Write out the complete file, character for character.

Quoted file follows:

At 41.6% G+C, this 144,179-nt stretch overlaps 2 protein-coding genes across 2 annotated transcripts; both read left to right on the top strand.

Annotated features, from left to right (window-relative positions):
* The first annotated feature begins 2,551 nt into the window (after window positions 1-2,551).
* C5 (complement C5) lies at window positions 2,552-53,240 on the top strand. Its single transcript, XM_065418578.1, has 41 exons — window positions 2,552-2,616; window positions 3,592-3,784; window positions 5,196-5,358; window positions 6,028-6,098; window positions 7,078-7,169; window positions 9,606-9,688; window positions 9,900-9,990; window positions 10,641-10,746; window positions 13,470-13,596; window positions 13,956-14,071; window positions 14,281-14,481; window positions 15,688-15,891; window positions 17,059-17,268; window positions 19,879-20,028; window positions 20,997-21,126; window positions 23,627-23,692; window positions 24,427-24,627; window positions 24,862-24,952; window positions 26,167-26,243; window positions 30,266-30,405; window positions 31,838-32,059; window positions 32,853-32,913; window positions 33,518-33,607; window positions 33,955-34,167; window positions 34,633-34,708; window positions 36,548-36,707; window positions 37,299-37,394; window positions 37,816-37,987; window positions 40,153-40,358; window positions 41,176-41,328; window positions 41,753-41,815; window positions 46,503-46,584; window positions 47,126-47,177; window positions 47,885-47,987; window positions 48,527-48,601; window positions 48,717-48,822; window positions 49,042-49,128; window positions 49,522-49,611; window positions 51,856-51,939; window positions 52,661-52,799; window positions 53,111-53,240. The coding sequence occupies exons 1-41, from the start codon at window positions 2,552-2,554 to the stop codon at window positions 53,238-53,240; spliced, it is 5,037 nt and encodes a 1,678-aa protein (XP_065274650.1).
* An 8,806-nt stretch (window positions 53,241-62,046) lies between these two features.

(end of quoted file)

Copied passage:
At 41.6% G+C, this 144,179-nt stretch overlaps 2 protein-coding genes across 2 annotated transcripts; both read left to right on the top strand.

Annotated features, from left to right (window-relative positions):
* The first annotated feature begins 2,551 nt into the window (after window positions 1-2,551).
* C5 (complement C5) lies at window positions 2,552-53,240 on the top strand. Its single transcript, XM_065418578.1, has 41 exons — window positions 2,552-2,616; window positions 3,592-3,784; window positions 5,196-5,358; window positions 6,028-6,098; window positions 7,078-7,169; window positions 9,606-9,688; window positions 9,900-9,990; window positions 10,641-10,746; window positions 13,470-13,596; window positions 13,956-14,071; window positions 14,281-14,481; window positions 15,688-15,891; window positions 17,059-17,268; window positions 19,879-20,028; window positions 20,997-21,126; window positions 23,627-23,692; window positions 24,427-24,627; window positions 24,862-24,952; window positions 26,167-26,243; window positions 30,266-30,405; window positions 31,838-32,059; window positions 32,853-32,913; window positions 33,518-33,607; window positions 33,955-34,167; window positions 34,633-34,708; window positions 36,548-36,707; window positions 37,299-37,394; window positions 37,816-37,987; window positions 40,153-40,358; window positions 41,176-41,328; window positions 41,753-41,815; window positions 46,503-46,584; window positions 47,126-47,177; window positions 47,885-47,987; window positions 48,527-48,601; window positions 48,717-48,822; window positions 49,042-49,128; window positions 49,522-49,611; window positions 51,856-51,939; window positions 52,661-52,799; window positions 53,111-53,240. The coding sequence occupies exons 1-41, from the start codon at window positions 2,552-2,554 to the stop codon at window positions 53,238-53,240; spliced, it is 5,037 nt and encodes a 1,678-aa protein (XP_065274650.1).
* An 8,806-nt stretch (window positions 53,241-62,046) lies between these two features.